Over the years we’ve have several posts regarding companies that some call vanity presses or vanity publishers. About three years ago we had an entire series of posts about these companies, called #PublishingFoul. Five years ago there were two major players in this arena: PublishAmerica and Author Solutions with a few other smaller companies using the same business model.
The two biggies operated under a myriad of different names with foreign subsidiaries and multiple imprint names. Keeping track of them was tough. But a rule of thumb that is attributed to author James D. Macdonald that “money should always flow toward the author” was all a wannabe-published author needed to know to avoid becoming the victim of those who would prey on the less informed. But the only thing constant in the world is change, and over the last several years a lot has changed, both in this portion of the publishing industry and in how authors can protect themselves. Continue reading “You’re So Vain: Vanity Presses Versus Self-Publishing”
Some of you may be familiar with PublishAmerica, who some time ago changed their name to America Star Books. I did a post on the change last year and touched on my own story then, but I want to go into a bit more detail about their racket and how I extricated myself.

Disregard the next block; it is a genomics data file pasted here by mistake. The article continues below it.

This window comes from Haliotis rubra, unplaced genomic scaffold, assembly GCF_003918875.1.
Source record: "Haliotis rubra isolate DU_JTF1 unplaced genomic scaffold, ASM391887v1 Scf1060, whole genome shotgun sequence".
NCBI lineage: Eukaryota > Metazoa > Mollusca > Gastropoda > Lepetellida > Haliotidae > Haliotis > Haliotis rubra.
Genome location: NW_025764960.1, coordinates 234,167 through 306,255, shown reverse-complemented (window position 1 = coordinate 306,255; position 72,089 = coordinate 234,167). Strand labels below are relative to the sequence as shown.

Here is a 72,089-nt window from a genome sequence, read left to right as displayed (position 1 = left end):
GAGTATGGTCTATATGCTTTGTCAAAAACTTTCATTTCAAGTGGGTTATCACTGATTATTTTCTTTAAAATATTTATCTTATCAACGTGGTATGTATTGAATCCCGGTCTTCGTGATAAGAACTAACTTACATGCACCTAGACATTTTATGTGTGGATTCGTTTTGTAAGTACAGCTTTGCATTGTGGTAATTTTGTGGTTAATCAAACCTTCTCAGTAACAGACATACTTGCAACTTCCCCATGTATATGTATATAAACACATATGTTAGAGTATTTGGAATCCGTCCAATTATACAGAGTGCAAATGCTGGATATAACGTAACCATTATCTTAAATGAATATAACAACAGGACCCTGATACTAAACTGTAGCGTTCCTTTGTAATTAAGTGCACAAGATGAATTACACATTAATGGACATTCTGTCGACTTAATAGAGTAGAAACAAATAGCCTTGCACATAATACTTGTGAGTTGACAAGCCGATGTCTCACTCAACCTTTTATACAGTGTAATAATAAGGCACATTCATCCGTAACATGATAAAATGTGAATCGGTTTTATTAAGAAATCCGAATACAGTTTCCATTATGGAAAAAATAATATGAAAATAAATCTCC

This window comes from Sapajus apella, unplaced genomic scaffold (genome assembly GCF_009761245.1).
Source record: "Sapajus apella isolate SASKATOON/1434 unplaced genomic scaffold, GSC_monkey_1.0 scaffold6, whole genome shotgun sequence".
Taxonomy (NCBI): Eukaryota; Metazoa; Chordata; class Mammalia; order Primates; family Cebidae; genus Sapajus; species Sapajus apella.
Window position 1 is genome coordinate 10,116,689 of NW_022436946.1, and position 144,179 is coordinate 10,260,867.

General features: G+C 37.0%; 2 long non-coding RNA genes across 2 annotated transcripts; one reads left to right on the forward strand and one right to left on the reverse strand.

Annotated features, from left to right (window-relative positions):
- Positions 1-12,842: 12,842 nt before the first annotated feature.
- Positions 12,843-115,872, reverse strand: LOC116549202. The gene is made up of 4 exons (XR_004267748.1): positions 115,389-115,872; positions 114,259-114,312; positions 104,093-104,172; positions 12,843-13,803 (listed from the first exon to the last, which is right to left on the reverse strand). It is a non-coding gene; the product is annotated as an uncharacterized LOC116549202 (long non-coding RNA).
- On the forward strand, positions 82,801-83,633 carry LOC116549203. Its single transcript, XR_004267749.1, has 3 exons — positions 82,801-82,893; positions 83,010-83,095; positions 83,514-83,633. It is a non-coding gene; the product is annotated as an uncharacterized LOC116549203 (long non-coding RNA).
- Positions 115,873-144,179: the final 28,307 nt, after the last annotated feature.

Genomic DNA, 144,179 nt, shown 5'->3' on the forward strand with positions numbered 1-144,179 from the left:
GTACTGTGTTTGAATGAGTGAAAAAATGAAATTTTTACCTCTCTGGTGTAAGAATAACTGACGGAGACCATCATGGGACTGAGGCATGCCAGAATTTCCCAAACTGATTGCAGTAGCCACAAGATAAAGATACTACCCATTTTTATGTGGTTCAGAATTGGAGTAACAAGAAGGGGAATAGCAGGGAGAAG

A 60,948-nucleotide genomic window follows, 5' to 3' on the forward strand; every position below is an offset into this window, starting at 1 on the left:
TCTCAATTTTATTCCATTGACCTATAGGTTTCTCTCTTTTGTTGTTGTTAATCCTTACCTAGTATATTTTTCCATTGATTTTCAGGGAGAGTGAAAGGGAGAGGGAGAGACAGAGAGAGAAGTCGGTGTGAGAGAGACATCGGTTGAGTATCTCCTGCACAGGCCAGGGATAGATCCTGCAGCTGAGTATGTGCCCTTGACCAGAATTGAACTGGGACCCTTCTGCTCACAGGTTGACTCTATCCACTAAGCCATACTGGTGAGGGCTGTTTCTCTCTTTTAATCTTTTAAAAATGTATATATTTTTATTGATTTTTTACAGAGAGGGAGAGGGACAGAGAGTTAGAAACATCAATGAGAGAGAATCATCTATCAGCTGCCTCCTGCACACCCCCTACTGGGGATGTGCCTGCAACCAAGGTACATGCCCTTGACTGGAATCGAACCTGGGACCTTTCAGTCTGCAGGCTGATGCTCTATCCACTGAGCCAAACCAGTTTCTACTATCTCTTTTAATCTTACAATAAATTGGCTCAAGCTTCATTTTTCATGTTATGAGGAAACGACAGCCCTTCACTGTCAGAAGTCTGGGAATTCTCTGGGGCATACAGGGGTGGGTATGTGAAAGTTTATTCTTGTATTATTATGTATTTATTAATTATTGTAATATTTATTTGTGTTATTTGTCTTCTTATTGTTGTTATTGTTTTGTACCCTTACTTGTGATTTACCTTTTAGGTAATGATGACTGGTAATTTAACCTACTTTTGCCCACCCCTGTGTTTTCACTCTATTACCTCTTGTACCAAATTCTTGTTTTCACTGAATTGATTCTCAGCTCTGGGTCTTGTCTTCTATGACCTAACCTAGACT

My run-in with them started in the 90s. I had had five books published already, two by a New York house and three by small presses, when I stumbled across their site. Their mantra at the time was, “We don’t want your money — we want your book!” Continue reading “My Bad Experience with PublishAmerica/America Star Books”
Recently, Victoria Strauss wrote a post for Writer Beware about a change at PublishAmerica. If you’re not familiar with PA, they are one of the most seductive of vanity publishers, primarily because they promise so much and require no up-front payment from authors, blurring the definition of vanity publishing just enough to make it sound good. When I first stumbled onto them over a decade ago, they blared in very large type across their webpage, “We don’t want your money! We want your book!”
And they did, and were very happy to have it.
I won’t lie; I fell for it. While I had had several books traditionally published by then, I still had several unsold manuscripts and uploaded one; they gobbled it up. It sure seemed like a win-win. It didn’t take too long before I was disabused of that notion. Continue reading “PublishAmerica Changes Its Name, but Can It Change Its Stripes?”
This article was updated on July 4, 2014 and can be read here: How to Spot a Scam (click here). You can also read about other Indie Pitfalls by clicking here.